Your risk of dying of heart disease, though, is about 1 in 4. So out of 1,000 people, 250 people will die of heart disease. Increase that by 10% and you now have 275 people dying — an increase of 25. If you just wanted to minimize your chance of death, you’d take the 90% increase of a car accident and maybe just walk everywhere you go.

As an aside, that math even surprised me. I threw out 90% and 5% as random ridiculous figures thinking I’d have to adjust them once I did the math but nope, heart disease really is that fucking deadly. It’s so deadly that you can’t even compare it to the thing everyone compares risk of death to, a la “you’re more likely to die in the car on the way to the airport than you are in a plane crash.”

So the fact is that overall, the most impactful takeaway from this study is that subjects who ate meat other than just fish were much more likely to develop heart disease than pescetarians, vegetarians, or vegans. However, that’s not much of a surprise, as many studies have shown this over the years. Also, it’s worth noting that we don’t know cause and effect, and so we don’t know if some other lifestyle choice that meat-eaters tend to make contributes to that figure.

That’s why the hemorrhagic stroke finding is more interesting. Vegans and vegetarians tend to be healthier people in general — they tend to be more mindful of what they eat since it’s not the default in our culture (this study was done in the UK), and they also tend to be more physically active. So it is interesting that despite the fact that vegans and vegetarians tend to be healthier, they have a slight increase in this one type of stroke. Why could that be? Well, this actually also fits in with other studies, including several Japanese studies the authors cite showing a possible link between lower consumption of animal products and higher risk of stroke.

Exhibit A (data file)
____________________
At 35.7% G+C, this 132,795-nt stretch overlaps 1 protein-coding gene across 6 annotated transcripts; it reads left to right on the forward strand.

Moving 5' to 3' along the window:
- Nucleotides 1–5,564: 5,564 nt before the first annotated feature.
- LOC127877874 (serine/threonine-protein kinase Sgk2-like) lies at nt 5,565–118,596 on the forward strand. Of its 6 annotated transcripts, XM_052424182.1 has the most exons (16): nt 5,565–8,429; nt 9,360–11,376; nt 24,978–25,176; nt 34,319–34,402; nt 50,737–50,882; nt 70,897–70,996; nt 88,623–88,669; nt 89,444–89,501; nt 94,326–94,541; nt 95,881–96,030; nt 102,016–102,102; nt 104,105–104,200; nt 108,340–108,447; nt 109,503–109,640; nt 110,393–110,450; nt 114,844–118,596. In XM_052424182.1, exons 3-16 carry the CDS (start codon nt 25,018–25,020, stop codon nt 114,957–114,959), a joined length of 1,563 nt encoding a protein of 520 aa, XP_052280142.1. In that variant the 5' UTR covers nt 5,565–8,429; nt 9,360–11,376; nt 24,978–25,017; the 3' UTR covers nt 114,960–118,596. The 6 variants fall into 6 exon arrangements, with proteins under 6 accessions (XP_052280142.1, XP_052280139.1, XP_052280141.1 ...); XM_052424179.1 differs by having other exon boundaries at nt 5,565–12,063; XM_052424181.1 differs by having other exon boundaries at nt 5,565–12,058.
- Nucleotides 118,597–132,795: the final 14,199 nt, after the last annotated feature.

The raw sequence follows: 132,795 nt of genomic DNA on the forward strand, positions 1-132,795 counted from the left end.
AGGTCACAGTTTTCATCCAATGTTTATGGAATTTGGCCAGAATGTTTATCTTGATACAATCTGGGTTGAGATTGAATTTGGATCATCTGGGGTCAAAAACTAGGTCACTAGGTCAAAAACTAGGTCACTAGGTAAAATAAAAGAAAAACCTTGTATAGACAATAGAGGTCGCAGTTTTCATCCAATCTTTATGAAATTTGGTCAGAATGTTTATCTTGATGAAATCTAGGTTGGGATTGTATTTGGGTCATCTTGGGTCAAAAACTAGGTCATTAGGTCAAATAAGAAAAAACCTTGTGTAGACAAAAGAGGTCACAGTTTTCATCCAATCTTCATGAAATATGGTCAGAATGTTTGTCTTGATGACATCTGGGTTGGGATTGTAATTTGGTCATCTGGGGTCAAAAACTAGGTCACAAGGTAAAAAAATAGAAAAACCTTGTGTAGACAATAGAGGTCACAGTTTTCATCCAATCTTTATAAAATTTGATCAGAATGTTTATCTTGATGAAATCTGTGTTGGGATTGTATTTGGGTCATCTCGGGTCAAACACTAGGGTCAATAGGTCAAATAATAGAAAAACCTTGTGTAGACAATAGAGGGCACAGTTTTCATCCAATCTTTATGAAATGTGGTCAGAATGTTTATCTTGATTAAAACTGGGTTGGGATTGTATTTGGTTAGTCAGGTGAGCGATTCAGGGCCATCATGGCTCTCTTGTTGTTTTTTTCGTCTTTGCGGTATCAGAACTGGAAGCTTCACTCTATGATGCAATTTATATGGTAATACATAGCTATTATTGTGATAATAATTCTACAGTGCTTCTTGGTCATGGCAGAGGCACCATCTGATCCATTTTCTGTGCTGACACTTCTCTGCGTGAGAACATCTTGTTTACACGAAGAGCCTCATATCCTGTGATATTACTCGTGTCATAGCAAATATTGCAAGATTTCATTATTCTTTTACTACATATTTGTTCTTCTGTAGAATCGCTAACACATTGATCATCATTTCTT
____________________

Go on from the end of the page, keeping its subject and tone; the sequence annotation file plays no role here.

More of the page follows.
The authors point out that it might be due to some vegetarians and vegans having very low cholesterol, or a lack of the vitamin B12 which is primarily found in animal products and is responsible for the health of your blood cells, among many other important tasks. It’s derived from animal products but vegetarians can get it from milk, cheese, and eggs, while vegans can get it in fortified foods like cereals — yes, unlike many supplements B12 is perfectly fine for humans to consume outside of where it’s normally found. The problem is that you need to pay close attention to what you’re eating to make sure you get it, and not everyone on a vegan or vegetarian diet knows how important that is. 

And of course, it may be something else entirely, like some lifestyle choice that tends to go along with being a vegan or vegetarian. More research will be needed to tease that out. 

So in the meanwhile, don’t use this study as an excuse to not reduce your meat intake — that will pretty much always be a healthy decision for you and the planet. Just make sure that if you’re vegetarian or especially if you’re vegan, you’re getting all your necessary vitamins and minerals. Oh and you should still send me Impossible Whoppers. Just because.

Rebecca Watson

Rebecca is a writer, speaker, YouTube personality, and unrepentant science nerd. In addition to founding and continuing to run Skepchick, she hosts Quiz-o-Tron, a monthly science-themed quiz show and podcast that pits comedians against nerds. There is an asteroid named in her honor.

Related Articles

Leave a Reply

This site uses Akismet to reduce spam. Learn how your comment data is processed.

Back to top button
Close